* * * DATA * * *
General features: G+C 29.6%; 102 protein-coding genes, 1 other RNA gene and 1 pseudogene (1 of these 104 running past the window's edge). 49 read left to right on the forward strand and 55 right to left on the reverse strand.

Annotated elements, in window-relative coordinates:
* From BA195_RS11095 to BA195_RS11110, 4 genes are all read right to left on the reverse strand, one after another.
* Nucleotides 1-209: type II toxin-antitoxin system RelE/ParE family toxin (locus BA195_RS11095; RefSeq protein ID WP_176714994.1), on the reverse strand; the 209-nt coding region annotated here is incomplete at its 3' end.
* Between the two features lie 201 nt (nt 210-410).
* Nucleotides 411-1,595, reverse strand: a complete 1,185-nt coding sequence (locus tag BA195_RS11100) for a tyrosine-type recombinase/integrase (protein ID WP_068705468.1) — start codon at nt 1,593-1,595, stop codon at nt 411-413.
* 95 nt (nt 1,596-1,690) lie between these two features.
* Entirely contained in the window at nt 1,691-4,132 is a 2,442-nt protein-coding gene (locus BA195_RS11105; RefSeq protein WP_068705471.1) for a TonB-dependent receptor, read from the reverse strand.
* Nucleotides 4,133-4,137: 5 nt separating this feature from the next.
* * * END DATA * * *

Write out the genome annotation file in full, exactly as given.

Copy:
General features: G+C 29.6%; 102 protein-coding genes, 1 other RNA gene and 1 pseudogene (1 of these 104 running past the window's edge). 49 read left to right on the forward strand and 55 right to left on the reverse strand.

Annotated elements, in window-relative coordinates:
* From BA195_RS11095 to BA195_RS11110, 4 genes are all read right to left on the reverse strand, one after another.
* Nucleotides 1-209: type II toxin-antitoxin system RelE/ParE family toxin (locus BA195_RS11095; RefSeq protein ID WP_176714994.1), on the reverse strand; the 209-nt coding region annotated here is incomplete at its 3' end.
* Between the two features lie 201 nt (nt 210-410).
* Nucleotides 411-1,595, reverse strand: a complete 1,185-nt coding sequence (locus tag BA195_RS11100) for a tyrosine-type recombinase/integrase (protein ID WP_068705468.1) — start codon at nt 1,593-1,595, stop codon at nt 411-413.
* 95 nt (nt 1,596-1,690) lie between these two features.
* Entirely contained in the window at nt 1,691-4,132 is a 2,442-nt protein-coding gene (locus BA195_RS11105; RefSeq protein WP_068705471.1) for a TonB-dependent receptor, read from the reverse strand.
* Nucleotides 4,133-4,137: 5 nt separating this feature from the next.